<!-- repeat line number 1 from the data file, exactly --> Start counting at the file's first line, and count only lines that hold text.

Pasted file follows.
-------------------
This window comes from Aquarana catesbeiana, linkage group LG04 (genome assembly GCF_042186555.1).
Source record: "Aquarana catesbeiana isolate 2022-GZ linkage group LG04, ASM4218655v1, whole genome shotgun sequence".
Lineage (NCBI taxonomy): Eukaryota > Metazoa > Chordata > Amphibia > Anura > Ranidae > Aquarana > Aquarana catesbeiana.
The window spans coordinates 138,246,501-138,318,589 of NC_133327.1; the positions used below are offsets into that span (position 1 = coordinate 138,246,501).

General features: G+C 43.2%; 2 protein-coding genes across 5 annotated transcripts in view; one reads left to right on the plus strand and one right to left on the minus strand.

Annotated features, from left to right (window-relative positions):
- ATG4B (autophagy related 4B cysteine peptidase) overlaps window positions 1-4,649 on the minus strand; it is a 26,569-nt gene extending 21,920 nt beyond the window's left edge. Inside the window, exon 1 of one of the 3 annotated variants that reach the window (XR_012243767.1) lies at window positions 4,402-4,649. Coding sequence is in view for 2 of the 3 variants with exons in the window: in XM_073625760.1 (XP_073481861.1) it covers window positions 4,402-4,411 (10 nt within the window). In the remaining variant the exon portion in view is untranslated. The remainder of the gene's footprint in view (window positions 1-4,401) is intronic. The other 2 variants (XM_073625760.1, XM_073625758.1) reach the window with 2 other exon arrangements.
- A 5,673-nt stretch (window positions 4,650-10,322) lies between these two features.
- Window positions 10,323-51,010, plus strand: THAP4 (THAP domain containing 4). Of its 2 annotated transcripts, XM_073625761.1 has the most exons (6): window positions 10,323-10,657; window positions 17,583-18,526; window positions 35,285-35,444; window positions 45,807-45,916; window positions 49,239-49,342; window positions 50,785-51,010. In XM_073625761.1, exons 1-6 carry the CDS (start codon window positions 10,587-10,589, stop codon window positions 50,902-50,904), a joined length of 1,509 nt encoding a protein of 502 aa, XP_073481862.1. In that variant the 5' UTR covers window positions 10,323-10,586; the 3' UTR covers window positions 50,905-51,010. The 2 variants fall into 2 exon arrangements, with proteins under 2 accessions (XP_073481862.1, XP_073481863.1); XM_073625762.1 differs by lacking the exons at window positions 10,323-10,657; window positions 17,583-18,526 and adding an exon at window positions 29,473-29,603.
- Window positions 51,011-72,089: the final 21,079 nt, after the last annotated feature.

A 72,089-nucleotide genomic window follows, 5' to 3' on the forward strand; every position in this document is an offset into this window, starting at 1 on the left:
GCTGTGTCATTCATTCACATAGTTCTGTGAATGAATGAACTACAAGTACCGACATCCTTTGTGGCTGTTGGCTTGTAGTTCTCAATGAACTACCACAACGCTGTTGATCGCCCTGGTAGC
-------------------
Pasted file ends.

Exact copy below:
This window comes from Aquarana catesbeiana, linkage group LG04 (genome assembly GCF_042186555.1).